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Dinner with Michael Jacobson, 'Chief of the Food Police'
"It wasn't Paula Deen carrot cake," Sonya says. "But it was good."
Inevitably, temptation arrived in the form of a round cookie with white filling.
"I remember the first time I ate an Oreo," she says. "I said, 'What is this? This is good!' "
Erring on the side of pragmatism, her parents decided to serve healthful fare at home but not to force Sonya to adhere strictly to their diet beyond their kitchen.
As he stirs mushrooms in a cast-iron skillet, Jacobson sounds sanguine about the matter. Once kids pass age 3 or so, they "go out into the world, to friends, to McDonald's, birthday parties," he says. "We said, 'She's going to learn. She'll have to decide.' "
Jacobson grew up in Chicago eating brisket, hamburgers, deep-dish pizza, fried chicken and, yes, Twinkies. Though he long ago switched to a low-calorie diet, he acknowledges that he is "a bit thin-skinned" when put on the spot about his gastronomic habits. "If I'm a purist, then I get made fun of for being a purist. If I'm not a purist, then I'm a hypocrite," he says. "I don't pretend to eat a perfect diet."
His reputation also makes him an intimidating dinner guest. "I don't think we get as many dinner invitations as we would otherwise because people are afraid to cook for Michael Jacobson," Lenhoff says.
In the dining room, Smelkova, the CSPI employee, dishes out a generous portion of rotini on each plate. Jacobson follows with the sauce. Sonya asks for extra. "If you're going to make me eat whole-wheat pasta, at least cover it up!" she says.
The only beverage offered is seltzer water. The only garnish is a container of Giant-brand powdered Parmesan. Before setting down the cheese, Jacobson reads aloud the sodium content: 120 milligrams of sodium per tablespoon. "But we're eating only a teaspoon," he says, shrugs and puts it down.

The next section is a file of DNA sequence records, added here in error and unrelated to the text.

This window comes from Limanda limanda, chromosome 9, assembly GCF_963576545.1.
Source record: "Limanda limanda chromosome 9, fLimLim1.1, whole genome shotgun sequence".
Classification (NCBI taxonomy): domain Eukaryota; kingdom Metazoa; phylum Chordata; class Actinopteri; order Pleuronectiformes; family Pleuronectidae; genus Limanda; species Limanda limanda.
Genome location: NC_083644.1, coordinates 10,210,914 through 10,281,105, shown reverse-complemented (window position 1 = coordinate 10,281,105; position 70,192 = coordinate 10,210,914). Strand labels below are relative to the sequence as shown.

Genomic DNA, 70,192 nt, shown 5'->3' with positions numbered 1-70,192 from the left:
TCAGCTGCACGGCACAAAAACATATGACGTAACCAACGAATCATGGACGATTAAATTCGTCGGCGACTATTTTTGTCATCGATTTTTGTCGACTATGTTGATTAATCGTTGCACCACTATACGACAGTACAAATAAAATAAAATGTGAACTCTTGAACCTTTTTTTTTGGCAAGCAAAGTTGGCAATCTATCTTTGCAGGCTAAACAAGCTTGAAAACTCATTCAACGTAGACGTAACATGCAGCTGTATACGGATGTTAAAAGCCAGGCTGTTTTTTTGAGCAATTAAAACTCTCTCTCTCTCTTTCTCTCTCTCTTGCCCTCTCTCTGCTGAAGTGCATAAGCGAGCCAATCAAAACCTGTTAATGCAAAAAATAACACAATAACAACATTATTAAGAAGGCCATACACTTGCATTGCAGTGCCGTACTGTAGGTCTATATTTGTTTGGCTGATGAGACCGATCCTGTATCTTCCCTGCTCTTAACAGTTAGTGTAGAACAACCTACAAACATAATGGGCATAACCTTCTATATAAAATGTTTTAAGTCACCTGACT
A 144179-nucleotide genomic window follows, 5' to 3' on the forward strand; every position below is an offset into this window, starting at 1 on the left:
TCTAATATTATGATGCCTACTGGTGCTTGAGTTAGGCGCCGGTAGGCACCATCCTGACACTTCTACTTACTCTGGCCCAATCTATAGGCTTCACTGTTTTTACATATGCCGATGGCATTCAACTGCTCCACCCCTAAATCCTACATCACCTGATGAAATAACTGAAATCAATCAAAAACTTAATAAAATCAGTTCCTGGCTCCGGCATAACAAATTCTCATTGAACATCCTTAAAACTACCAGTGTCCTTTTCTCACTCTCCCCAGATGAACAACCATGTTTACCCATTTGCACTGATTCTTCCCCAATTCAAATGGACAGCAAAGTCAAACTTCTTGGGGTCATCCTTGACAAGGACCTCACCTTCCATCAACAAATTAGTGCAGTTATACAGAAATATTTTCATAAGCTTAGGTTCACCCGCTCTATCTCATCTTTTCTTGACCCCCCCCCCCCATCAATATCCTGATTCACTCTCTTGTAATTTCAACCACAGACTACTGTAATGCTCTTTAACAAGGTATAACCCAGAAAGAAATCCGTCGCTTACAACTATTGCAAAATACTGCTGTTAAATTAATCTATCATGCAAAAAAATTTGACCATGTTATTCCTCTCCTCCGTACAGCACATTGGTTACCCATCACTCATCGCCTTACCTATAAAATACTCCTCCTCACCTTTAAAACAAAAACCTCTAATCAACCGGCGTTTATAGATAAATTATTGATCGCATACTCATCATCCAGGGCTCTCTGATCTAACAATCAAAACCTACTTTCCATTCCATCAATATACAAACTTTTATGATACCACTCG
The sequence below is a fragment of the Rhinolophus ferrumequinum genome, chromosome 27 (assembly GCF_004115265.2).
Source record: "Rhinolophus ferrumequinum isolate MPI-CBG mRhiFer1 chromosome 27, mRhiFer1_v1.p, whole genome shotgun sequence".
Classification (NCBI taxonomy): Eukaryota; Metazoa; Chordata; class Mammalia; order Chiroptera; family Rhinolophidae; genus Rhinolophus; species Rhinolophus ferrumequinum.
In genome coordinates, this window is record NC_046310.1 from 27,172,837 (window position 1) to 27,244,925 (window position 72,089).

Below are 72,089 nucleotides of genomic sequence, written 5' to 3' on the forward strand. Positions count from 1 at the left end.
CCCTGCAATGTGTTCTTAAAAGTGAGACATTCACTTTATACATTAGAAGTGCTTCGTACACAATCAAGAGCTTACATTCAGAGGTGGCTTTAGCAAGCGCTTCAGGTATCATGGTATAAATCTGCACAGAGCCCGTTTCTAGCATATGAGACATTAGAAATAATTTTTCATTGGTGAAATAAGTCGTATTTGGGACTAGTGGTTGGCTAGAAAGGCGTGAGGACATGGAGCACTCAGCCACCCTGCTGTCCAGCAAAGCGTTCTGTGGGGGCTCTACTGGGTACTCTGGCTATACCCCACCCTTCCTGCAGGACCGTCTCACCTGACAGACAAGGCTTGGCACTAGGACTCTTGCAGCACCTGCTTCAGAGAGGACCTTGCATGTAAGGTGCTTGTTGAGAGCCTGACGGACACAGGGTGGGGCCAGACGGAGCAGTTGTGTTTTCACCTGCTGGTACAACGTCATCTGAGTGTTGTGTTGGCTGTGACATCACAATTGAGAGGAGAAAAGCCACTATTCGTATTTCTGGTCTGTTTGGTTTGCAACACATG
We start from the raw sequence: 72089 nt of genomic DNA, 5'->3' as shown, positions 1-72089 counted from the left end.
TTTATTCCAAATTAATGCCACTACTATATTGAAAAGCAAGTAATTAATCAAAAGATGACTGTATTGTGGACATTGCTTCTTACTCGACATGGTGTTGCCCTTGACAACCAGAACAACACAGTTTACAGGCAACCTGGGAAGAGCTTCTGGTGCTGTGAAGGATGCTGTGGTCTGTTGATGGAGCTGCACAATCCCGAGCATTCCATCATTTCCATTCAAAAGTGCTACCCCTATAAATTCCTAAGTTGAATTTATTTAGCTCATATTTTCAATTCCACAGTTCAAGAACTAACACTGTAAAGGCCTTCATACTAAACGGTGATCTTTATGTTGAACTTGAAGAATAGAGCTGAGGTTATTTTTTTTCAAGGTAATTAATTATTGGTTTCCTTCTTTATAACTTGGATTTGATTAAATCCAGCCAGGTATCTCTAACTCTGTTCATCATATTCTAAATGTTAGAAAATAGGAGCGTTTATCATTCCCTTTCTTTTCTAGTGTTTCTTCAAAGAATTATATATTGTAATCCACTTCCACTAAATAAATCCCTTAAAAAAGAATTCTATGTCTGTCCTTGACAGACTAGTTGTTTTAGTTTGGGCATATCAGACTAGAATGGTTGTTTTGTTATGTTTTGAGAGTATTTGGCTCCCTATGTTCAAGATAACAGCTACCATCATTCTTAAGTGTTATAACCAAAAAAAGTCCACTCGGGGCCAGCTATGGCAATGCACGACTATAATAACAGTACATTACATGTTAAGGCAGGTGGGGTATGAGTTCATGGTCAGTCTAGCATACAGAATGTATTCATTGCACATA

Processed food for thought
Jacobson, who holds a doctorate in microbiology, never thought about what he ate until he arrived in Washington in 1970 and Nader set him to work on a book about food additives. He said that once he was aware of the nutritional deficiencies and dangers of many processed foods, he stopped eating a lot of things. For instance, he hasn't eaten a hot dog since the Carter, or possibly the Ford, administration. His indulgences consist of a white flour bagel with cream cheese and frozen yogurt, which is the night's only other course.
He co-founded CSPI in 1971 with another scientist and a Catholic priest, both of whom have left the group. The counter-cultural trio were pioneers in turning processed-food makers into corporate bogeymen.
As CSPI grew - it now has a staff of 70 in the United States and Canada and a $17 million annual budget - its props became more sophisticated. To illustrate potential side effects of the fat substitute Olestra, which include diarrhea, the group gave out toilet paper with "Olestra" printed on it. In the 1990s, Jacobson appeared on CNN and chiseled a 50-pound block of lard to show the artery-blocking hazards of trans fats. The unsaturated fat was later banned in California and New York City restaurants.